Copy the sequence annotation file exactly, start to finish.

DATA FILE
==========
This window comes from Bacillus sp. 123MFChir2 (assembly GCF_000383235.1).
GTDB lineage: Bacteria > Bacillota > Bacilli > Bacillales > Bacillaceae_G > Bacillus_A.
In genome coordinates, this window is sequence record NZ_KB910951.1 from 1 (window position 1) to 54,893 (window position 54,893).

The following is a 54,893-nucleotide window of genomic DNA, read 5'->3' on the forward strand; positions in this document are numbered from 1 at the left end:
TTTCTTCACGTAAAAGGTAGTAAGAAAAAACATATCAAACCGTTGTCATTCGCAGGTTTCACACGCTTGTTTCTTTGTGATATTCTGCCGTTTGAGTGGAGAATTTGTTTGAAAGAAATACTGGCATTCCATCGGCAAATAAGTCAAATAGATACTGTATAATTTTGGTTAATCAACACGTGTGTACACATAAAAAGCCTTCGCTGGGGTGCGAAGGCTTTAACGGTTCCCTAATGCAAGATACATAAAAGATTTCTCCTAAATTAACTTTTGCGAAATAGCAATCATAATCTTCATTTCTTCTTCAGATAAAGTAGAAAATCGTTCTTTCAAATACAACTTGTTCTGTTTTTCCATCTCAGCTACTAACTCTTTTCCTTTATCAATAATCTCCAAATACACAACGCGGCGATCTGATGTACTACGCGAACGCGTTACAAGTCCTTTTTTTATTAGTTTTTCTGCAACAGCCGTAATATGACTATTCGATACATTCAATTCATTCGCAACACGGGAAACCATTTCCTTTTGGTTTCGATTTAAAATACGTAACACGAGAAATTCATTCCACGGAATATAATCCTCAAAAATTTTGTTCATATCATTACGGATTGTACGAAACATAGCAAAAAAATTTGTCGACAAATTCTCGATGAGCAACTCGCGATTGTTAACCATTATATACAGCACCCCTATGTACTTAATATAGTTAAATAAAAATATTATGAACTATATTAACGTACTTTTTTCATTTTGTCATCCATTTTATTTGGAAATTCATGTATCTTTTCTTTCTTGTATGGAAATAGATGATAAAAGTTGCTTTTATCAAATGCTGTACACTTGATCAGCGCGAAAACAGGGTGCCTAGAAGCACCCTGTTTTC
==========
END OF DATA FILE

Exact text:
This window comes from Bacillus sp. 123MFChir2 (assembly GCF_000383235.1).
GTDB lineage: Bacteria > Bacillota > Bacilli > Bacillales > Bacillaceae_G > Bacillus_A.
In genome coordinates, this window is sequence record NZ_KB910951.1 from 1 (window position 1) to 54,893 (window position 54,893).

The following is a 54,893-nucleotide window of genomic DNA, read 5'->3' on the forward strand; positions in this document are numbered from 1 at the left end:
TTTCTTCACGTAAAAGGTAGTAAGAAAAAACATATCAAACCGTTGTCATTCGCAGGTTTCACACGCTTGTTTCTTTGTGATATTCTGCCGTTTGAGTGGAGAATTTGTTTGAAAGAAATACTGGCATTCCATCGGCAAATAAGTCAAATAGATACTGTATAATTTTGGTTAATCAACACGTGTGTACACATAAAAAGCCTTCGCTGGGGTGCGAAGGCTTTAACGGTTCCCTAATGCAAGATACATAAAAGATTTCTCCTAAATTAACTTTTGCGAAATAGCAATCATAATCTTCATTTCTTCTTCAGATAAAGTAGAAAATCGTTCTTTCAAATACAACTTGTTCTGTTTTTCCATCTCAGCTACTAACTCTTTTCCTTTATCAATAATCTCCAAATACACAACGCGGCGATCTGATGTACTACGCGAACGCGTTACAAGTCCTTTTTTTATTAGTTTTTCTGCAACAGCCGTAATATGACTATTCGATACATTCAATTCATTCGCAACACGGGAAACCATTTCCTTTTGGTTTCGATTTAAAATACGTAACACGAGAAATTCATTCCACGGAATATAATCCTCAAAAATTTTGTTCATATCATTACGGATTGTACGAAACATAGCAAAAAAATTTGTCGACAAATTCTCGATGAGCAACTCGCGATTGTTAACCATTATATACAGCACCCCTATGTACTTAATATAGTTAAATAAAAATATTATGAACTATATTAACGTACTTTTTTCATTTTGTCATCCATTTTATTTGGAAATTCATGTATCTTTTCTTTCTTGTATGGAAATAGATGATAAAAGTTGCTTTTATCAAATGCTGTACACTTGATCAGCGCGAAAACAGGGTGCCTAGAAGCACCCTGTTTTC